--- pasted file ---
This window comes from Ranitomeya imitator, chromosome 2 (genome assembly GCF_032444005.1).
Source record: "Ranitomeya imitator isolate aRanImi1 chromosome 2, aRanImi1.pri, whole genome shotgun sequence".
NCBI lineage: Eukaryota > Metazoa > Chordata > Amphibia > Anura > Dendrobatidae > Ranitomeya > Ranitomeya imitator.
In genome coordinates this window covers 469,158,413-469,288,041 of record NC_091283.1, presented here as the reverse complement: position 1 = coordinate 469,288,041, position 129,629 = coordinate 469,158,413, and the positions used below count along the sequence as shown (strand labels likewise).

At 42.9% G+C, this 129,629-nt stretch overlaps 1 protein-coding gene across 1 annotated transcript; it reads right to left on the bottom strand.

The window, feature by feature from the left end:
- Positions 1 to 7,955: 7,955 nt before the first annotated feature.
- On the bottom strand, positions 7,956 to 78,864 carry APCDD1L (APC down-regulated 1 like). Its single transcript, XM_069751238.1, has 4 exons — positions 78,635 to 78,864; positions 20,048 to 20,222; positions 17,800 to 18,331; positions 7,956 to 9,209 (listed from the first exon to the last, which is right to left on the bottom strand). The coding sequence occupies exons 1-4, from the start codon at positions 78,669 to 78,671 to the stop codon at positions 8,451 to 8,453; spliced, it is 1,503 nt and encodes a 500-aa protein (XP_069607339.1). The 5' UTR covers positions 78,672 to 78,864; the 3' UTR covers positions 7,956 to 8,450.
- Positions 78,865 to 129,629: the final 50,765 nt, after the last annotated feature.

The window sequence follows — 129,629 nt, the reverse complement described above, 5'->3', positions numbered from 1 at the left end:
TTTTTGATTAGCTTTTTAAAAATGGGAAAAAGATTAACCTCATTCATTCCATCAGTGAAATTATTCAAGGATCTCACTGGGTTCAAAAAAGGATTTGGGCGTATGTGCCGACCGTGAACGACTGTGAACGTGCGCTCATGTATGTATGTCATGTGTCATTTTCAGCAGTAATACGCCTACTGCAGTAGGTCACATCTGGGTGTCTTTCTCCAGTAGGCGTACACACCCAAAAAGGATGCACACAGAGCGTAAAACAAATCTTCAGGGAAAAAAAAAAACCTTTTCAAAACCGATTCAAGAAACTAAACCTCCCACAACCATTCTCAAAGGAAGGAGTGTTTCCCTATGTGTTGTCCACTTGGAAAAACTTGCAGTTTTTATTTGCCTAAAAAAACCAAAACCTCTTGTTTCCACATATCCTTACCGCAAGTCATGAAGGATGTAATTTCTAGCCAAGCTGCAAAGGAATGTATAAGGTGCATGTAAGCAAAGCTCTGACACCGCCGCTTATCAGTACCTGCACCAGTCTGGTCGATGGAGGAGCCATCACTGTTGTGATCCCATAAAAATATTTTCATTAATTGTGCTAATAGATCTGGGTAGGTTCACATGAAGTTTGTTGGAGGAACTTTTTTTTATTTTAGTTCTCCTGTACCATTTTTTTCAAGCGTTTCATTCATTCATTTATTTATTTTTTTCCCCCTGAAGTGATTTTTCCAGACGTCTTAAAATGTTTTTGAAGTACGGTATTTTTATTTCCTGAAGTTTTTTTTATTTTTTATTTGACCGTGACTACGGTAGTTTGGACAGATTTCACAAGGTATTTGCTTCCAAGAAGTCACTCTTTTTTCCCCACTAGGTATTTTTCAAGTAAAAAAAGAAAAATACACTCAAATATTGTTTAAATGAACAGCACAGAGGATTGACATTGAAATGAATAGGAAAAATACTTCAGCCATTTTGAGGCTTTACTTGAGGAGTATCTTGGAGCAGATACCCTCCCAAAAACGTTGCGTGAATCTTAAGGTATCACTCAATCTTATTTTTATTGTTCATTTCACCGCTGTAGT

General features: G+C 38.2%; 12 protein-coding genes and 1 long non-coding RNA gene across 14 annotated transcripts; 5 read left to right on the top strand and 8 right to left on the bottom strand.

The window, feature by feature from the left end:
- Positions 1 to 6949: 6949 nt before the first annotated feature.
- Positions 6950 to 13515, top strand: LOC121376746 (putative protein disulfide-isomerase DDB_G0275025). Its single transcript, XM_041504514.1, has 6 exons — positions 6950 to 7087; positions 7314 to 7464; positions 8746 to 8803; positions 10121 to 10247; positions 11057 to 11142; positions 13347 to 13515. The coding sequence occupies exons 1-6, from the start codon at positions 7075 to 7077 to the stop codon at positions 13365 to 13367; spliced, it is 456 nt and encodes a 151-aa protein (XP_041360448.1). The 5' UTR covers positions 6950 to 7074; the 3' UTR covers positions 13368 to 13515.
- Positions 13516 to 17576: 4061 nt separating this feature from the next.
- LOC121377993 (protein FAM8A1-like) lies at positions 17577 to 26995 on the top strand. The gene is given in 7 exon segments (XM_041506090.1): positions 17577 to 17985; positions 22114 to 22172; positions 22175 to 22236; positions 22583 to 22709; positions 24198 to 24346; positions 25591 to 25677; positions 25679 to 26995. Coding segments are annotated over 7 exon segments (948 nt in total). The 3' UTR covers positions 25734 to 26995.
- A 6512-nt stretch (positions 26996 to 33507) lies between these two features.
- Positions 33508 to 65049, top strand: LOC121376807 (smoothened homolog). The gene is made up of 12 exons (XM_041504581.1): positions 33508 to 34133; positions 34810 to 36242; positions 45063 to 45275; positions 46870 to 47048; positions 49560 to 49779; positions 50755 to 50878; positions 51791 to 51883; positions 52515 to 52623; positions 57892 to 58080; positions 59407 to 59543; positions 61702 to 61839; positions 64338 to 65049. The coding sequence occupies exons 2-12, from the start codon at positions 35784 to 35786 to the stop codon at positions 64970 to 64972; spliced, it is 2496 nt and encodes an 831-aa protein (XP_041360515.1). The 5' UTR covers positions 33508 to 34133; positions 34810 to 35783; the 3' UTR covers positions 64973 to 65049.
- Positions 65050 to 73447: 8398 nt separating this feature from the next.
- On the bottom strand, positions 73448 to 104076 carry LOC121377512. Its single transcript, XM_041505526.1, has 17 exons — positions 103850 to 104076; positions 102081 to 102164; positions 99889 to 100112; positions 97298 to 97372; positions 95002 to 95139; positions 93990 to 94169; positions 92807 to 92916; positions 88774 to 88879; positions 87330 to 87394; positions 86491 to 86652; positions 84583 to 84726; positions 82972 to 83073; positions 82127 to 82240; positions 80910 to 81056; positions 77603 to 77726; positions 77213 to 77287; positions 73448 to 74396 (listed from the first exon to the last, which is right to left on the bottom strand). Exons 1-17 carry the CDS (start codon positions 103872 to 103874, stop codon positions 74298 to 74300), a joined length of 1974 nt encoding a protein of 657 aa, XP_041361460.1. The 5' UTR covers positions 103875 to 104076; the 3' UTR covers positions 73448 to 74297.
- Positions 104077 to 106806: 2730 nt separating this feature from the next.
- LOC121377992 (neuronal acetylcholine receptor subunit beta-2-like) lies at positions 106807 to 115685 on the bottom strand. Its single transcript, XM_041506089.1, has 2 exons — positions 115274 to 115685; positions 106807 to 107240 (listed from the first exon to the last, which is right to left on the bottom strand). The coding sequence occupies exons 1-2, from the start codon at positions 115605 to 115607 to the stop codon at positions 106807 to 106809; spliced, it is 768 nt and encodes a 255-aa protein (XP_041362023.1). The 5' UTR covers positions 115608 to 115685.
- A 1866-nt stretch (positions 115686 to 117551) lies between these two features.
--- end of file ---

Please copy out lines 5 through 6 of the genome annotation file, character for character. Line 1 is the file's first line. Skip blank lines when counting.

At 42.9% G+C, this 129,629-nt stretch overlaps 1 protein-coding gene across 1 annotated transcript; it reads right to left on the bottom strand.

The window, feature by feature from the left end: